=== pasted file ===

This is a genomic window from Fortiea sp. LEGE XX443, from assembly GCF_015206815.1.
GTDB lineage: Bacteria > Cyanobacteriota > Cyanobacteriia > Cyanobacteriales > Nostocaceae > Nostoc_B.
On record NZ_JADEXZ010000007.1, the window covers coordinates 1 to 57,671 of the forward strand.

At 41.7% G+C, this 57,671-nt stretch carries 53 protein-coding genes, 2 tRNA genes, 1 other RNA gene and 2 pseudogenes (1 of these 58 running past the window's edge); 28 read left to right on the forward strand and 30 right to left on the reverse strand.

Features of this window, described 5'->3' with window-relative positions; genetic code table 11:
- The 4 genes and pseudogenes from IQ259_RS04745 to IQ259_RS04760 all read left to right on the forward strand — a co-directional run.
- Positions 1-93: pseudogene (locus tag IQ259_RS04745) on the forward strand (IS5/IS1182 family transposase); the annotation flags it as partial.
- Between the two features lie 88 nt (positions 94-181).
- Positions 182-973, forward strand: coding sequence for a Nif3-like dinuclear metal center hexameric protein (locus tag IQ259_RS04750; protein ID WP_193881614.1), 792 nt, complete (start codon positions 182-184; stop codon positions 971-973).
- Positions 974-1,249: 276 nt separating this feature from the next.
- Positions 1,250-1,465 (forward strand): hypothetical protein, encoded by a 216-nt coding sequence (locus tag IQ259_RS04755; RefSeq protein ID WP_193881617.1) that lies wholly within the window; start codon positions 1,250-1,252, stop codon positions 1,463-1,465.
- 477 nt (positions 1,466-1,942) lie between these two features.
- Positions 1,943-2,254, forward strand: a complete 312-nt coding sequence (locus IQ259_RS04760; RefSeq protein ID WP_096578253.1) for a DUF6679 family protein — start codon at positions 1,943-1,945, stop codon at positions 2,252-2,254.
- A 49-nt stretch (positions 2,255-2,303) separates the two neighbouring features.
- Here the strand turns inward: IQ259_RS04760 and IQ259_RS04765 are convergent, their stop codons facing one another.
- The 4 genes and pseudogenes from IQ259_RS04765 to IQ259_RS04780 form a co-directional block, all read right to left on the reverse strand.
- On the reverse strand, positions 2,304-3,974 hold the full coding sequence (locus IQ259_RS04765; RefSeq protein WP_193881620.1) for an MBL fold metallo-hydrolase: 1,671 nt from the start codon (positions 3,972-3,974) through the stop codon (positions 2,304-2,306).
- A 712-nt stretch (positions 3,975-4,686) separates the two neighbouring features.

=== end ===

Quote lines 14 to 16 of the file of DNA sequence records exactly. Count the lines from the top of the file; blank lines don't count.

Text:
- A 49-nt stretch (positions 2,255-2,303) separates the two neighbouring features.
- Here the strand turns inward: IQ259_RS04760 and IQ259_RS04765 are convergent, their stop codons facing one another.
- The 4 genes and pseudogenes from IQ259_RS04765 to IQ259_RS04780 form a co-directional block, all read right to left on the reverse strand.